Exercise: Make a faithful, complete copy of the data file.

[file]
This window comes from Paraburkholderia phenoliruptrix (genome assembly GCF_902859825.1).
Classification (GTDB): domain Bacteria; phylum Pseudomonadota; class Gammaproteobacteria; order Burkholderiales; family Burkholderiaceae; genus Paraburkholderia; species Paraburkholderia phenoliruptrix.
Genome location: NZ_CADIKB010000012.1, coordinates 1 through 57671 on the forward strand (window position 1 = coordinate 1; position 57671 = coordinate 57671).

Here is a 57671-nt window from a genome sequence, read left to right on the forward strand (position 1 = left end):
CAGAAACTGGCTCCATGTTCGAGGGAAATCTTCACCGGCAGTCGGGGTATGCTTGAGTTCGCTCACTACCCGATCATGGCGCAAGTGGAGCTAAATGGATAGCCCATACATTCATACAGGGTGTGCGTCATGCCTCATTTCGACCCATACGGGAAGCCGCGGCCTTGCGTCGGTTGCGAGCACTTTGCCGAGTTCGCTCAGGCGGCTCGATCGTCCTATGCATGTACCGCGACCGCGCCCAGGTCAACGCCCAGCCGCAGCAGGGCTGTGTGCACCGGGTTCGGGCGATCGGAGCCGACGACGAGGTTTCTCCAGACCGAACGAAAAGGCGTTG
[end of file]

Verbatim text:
This window comes from Paraburkholderia phenoliruptrix (genome assembly GCF_902859825.1).
Classification (GTDB): domain Bacteria; phylum Pseudomonadota; class Gammaproteobacteria; order Burkholderiales; family Burkholderiaceae; genus Paraburkholderia; species Paraburkholderia phenoliruptrix.
Genome location: NZ_CADIKB010000012.1, coordinates 1 through 57671 on the forward strand (window position 1 = coordinate 1; position 57671 = coordinate 57671).

Here is a 57671-nt window from a genome sequence, read left to right on the forward strand (position 1 = left end):
CAGAAACTGGCTCCATGTTCGAGGGAAATCTTCACCGGCAGTCGGGGTATGCTTGAGTTCGCTCACTACCCGATCATGGCGCAAGTGGAGCTAAATGGATAGCCCATACATTCATACAGGGTGTGCGTCATGCCTCATTTCGACCCATACGGGAAGCCGCGGCCTTGCGTCGGTTGCGAGCACTTTGCCGAGTTCGCTCAGGCGGCTCGATCGTCCTATGCATGTACCGCGACCGCGCCCAGGTCAACGCCCAGCCGCAGCAGGGCTGTGTGCACCGGGTTCGGGCGATCGGAGCCGACGACGAGGTTTCTCCAGACCGAACGAAAAGGCGTTG